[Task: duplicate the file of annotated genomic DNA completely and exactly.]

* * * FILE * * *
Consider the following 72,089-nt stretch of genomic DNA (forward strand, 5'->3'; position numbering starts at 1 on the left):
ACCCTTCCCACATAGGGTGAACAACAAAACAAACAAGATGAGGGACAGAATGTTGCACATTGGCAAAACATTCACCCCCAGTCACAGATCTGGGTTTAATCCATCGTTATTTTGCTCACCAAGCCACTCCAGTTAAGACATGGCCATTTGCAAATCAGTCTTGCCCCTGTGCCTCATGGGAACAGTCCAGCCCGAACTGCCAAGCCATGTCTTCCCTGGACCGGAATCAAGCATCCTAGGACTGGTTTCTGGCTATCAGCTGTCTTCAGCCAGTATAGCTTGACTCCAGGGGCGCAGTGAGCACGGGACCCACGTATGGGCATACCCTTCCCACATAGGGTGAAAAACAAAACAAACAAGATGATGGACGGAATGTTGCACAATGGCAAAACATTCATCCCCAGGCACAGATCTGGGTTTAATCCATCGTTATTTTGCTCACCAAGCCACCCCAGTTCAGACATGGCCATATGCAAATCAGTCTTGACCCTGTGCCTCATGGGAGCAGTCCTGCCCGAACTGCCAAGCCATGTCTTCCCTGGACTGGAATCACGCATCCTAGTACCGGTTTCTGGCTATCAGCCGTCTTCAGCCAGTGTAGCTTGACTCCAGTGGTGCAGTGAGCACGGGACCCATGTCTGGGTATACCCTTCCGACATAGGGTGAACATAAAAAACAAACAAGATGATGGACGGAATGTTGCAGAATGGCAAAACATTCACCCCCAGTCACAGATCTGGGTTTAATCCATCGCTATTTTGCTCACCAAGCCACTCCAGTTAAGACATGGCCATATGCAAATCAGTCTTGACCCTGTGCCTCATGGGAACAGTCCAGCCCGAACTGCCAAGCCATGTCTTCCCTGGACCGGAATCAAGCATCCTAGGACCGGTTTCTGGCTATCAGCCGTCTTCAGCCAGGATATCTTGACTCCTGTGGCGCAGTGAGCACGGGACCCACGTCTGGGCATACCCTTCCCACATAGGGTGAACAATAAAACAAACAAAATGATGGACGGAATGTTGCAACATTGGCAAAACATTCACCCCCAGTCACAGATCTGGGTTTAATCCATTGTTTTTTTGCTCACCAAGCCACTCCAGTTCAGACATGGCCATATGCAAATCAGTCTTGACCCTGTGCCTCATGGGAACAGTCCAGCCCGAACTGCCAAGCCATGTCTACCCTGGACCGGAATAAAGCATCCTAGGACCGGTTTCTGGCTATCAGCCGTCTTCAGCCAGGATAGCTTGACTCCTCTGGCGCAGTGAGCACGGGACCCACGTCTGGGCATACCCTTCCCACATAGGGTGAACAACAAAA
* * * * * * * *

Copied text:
Consider the following 72,089-nt stretch of genomic DNA (forward strand, 5'->3'; position numbering starts at 1 on the left):
ACCCTTCCCACATAGGGTGAACAACAAAACAAACAAGATGAGGGACAGAATGTTGCACATTGGCAAAACATTCACCCCCAGTCACAGATCTGGGTTTAATCCATCGTTATTTTGCTCACCAAGCCACTCCAGTTAAGACATGGCCATTTGCAAATCAGTCTTGCCCCTGTGCCTCATGGGAACAGTCCAGCCCGAACTGCCAAGCCATGTCTTCCCTGGACCGGAATCAAGCATCCTAGGACTGGTTTCTGGCTATCAGCTGTCTTCAGCCAGTATAGCTTGACTCCAGGGGCGCAGTGAGCACGGGACCCACGTATGGGCATACCCTTCCCACATAGGGTGAAAAACAAAACAAACAAGATGATGGACGGAATGTTGCACAATGGCAAAACATTCATCCCCAGGCACAGATCTGGGTTTAATCCATCGTTATTTTGCTCACCAAGCCACCCCAGTTCAGACATGGCCATATGCAAATCAGTCTTGACCCTGTGCCTCATGGGAGCAGTCCTGCCCGAACTGCCAAGCCATGTCTTCCCTGGACTGGAATCACGCATCCTAGTACCGGTTTCTGGCTATCAGCCGTCTTCAGCCAGTGTAGCTTGACTCCAGTGGTGCAGTGAGCACGGGACCCATGTCTGGGTATACCCTTCCGACATAGGGTGAACATAAAAAACAAACAAGATGATGGACGGAATGTTGCAGAATGGCAAAACATTCACCCCCAGTCACAGATCTGGGTTTAATCCATCGCTATTTTGCTCACCAAGCCACTCCAGTTAAGACATGGCCATATGCAAATCAGTCTTGACCCTGTGCCTCATGGGAACAGTCCAGCCCGAACTGCCAAGCCATGTCTTCCCTGGACCGGAATCAAGCATCCTAGGACCGGTTTCTGGCTATCAGCCGTCTTCAGCCAGGATATCTTGACTCCTGTGGCGCAGTGAGCACGGGACCCACGTCTGGGCATACCCTTCCCACATAGGGTGAACAATAAAACAAACAAAATGATGGACGGAATGTTGCAACATTGGCAAAACATTCACCCCCAGTCACAGATCTGGGTTTAATCCATTGTTTTTTTGCTCACCAAGCCACTCCAGTTCAGACATGGCCATATGCAAATCAGTCTTGACCCTGTGCCTCATGGGAACAGTCCAGCCCGAACTGCCAAGCCATGTCTACCCTGGACCGGAATAAAGCATCCTAGGACCGGTTTCTGGCTATCAGCCGTCTTCAGCCAGGATAGCTTGACTCCTCTGGCGCAGTGAGCACGGGACCCACGTCTGGGCATACCCTTCCCACATAGGGTGAACAACAAAA